GlassDoor also has a free Know Your Worth tool. The last time I put together a report, GlassDoor analyzed 663 self-reported salaries and my experience to calculate a market value for me. I included in my report that GlassDoor “has a higher industry range than the other tools; they include executive positions like Directors and Vice Presidents of Marketing within their Marketing Manager category.” Again, I try to think of obstacles or questions that will be brought up and then explain the numbers ahead of time so those reviewing my salary know that I’ve done my research and that the data is meaningful.
The last tool really isn’t a tool at all but instead, good old fashioned research. I like to look on Indeed, LinkedIn, etc. and pull a couple of comparable jobs as the last piece of my report.
I pull a list of open jobs and their salary ranges. I then actually include the full job posting in my personal report.
For the last report I put together, I included three jobs. The first was one where the salary range included my current pay. When going through the job functions, I realized I would be a top candidate for this position and felt very strongly that if I interviewed, I would either be offered the role or a finalist in the interview process and I told my bosses that. The industry was also related and the role was with a current company in town, so it made it easy for my bosses to compare apples to apples.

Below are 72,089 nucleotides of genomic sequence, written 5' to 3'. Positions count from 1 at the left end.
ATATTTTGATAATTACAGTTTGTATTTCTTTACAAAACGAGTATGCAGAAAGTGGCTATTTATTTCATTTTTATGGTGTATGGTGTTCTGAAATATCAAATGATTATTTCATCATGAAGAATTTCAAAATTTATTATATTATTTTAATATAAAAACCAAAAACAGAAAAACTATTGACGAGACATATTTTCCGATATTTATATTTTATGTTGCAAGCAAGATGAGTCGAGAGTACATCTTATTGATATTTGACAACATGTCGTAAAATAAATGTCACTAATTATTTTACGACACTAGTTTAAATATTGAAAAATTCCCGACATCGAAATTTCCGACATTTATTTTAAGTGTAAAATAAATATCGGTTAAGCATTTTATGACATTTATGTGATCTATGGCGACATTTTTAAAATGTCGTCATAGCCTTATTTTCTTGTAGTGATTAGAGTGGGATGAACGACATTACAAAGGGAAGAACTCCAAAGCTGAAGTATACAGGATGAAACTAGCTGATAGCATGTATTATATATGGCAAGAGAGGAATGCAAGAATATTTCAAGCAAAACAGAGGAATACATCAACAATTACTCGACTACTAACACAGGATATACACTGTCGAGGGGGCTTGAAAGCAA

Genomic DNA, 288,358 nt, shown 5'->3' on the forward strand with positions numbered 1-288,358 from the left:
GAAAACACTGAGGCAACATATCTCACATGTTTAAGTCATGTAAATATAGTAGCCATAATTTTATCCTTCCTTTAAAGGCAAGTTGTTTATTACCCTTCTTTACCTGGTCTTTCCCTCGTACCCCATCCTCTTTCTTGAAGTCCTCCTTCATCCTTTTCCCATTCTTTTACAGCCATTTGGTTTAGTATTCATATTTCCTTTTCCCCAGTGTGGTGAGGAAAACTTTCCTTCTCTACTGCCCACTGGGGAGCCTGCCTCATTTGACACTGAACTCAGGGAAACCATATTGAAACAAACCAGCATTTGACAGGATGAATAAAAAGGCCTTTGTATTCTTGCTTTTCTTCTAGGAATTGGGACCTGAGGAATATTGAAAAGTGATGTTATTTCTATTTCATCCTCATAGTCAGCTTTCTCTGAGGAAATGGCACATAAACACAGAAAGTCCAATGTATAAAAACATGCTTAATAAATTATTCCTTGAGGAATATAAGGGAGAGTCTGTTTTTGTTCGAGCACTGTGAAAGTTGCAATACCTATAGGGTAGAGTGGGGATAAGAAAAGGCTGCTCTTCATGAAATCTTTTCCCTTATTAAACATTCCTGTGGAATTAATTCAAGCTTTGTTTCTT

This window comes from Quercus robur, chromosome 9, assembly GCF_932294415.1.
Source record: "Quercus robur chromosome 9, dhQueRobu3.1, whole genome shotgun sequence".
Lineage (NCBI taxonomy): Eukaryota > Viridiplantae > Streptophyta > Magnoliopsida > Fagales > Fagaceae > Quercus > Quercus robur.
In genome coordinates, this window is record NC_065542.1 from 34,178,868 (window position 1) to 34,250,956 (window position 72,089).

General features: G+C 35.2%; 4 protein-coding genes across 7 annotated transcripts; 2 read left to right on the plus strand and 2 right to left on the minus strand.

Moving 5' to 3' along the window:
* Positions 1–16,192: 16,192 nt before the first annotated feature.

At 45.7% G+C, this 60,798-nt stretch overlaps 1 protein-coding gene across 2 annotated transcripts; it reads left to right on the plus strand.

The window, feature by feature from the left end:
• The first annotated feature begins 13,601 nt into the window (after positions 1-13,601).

The second job’s salary range was slightly above what I was currently making but I knew I’d be a strong candidate for the position as well. The industry wasn’t related but I was able to go through the job functions and explain why I agreed with their presented salary range.
The third role was a job that was a little outside my comfort zone and core skill competencies but it highlighted something very important – additional learning opportunities. I was able to pitch to my team that if I could receive a budget for continuing education, I’d be able to strengthen my overall marketing skills and make the department stronger for the organization.
Like I said earlier, I love to come to a review feeling confident and prepared. These tools would also be great to use when looking for a new role or accepting a new job offer. I keep a record of each year’s report that I put together so I can go back, reference, and show growth over time. I honestly use these tools every year and even print out copies for those involved in my review process so I hope you found them as helpful as I do!
What other business topics or questions would you like to see covered on the blog? I’m all about providing my readers value so be sure to let me know in the comments below and I’ll add it to my upcoming content calendar!